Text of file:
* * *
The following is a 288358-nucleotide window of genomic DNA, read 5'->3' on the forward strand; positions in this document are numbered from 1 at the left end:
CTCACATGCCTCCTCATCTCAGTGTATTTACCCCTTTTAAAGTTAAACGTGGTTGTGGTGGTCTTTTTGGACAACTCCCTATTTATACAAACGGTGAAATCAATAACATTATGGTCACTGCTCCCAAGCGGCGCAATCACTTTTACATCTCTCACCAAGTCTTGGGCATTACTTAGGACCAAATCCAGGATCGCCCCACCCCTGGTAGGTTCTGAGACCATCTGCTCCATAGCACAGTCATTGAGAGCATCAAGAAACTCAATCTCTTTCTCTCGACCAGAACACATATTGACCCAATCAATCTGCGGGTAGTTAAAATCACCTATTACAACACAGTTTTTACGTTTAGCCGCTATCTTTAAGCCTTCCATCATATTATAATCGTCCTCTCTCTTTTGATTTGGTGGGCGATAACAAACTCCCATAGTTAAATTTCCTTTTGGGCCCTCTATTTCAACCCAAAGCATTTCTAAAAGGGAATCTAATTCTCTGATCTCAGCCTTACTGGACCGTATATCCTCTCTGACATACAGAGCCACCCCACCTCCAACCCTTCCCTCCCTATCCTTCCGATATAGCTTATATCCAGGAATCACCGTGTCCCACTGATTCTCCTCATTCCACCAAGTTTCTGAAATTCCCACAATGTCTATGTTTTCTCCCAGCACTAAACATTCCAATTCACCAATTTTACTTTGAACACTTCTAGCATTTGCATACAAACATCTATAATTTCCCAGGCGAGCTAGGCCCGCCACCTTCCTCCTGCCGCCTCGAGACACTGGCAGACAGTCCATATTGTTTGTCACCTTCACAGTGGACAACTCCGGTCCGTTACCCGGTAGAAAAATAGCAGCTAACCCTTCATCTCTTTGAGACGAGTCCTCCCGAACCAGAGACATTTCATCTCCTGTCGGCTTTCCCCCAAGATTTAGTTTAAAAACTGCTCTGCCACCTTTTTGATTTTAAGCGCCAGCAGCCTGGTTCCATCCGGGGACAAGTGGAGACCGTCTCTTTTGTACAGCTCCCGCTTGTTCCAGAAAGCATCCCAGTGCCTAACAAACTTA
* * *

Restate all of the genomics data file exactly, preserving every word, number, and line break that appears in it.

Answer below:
The following is a 288358-nucleotide window of genomic DNA, read 5'->3' on the forward strand; positions in this document are numbered from 1 at the left end:
CTCACATGCCTCCTCATCTCAGTGTATTTACCCCTTTTAAAGTTAAACGTGGTTGTGGTGGTCTTTTTGGACAACTCCCTATTTATACAAACGGTGAAATCAATAACATTATGGTCACTGCTCCCAAGCGGCGCAATCACTTTTACATCTCTCACCAAGTCTTGGGCATTACTTAGGACCAAATCCAGGATCGCCCCACCCCTGGTAGGTTCTGAGACCATCTGCTCCATAGCACAGTCATTGAGAGCATCAAGAAACTCAATCTCTTTCTCTCGACCAGAACACATATTGACCCAATCAATCTGCGGGTAGTTAAAATCACCTATTACAACACAGTTTTTACGTTTAGCCGCTATCTTTAAGCCTTCCATCATATTATAATCGTCCTCTCTCTTTTGATTTGGTGGGCGATAACAAACTCCCATAGTTAAATTTCCTTTTGGGCCCTCTATTTCAACCCAAAGCATTTCTAAAAGGGAATCTAATTCTCTGATCTCAGCCTTACTGGACCGTATATCCTCTCTGACATACAGAGCCACCCCACCTCCAACCCTTCCCTCCCTATCCTTCCGATATAGCTTATATCCAGGAATCACCGTGTCCCACTGATTCTCCTCATTCCACCAAGTTTCTGAAATTCCCACAATGTCTATGTTTTCTCCCAGCACTAAACATTCCAATTCACCAATTTTACTTTGAACACTTCTAGCATTTGCATACAAACATCTATAATTTCCCAGGCGAGCTAGGCCCGCCACCTTCCTCCTGCCGCCTCGAGACACTGGCAGACAGTCCATATTGTTTGTCACCTTCACAGTGGACAACTCCGGTCCGTTACCCGGTAGAAAAATAGCAGCTAACCCTTCATCTCTTTGAGACGAGTCCTCCCGAACCAGAGACATTTCATCTCCTGTCGGCTTTCCCCCAAGATTTAGTTTAAAAACTGCTCTGCCACCTTTTTGATTTTAAGCGCCAGCAGCCTGGTTCCATCCGGGGACAAGTGGAGACCGTCTCTTTTGTACAGCTCCCGCTTGTTCCAGAAAGCATCCCAGTGCCTAACAAACTTA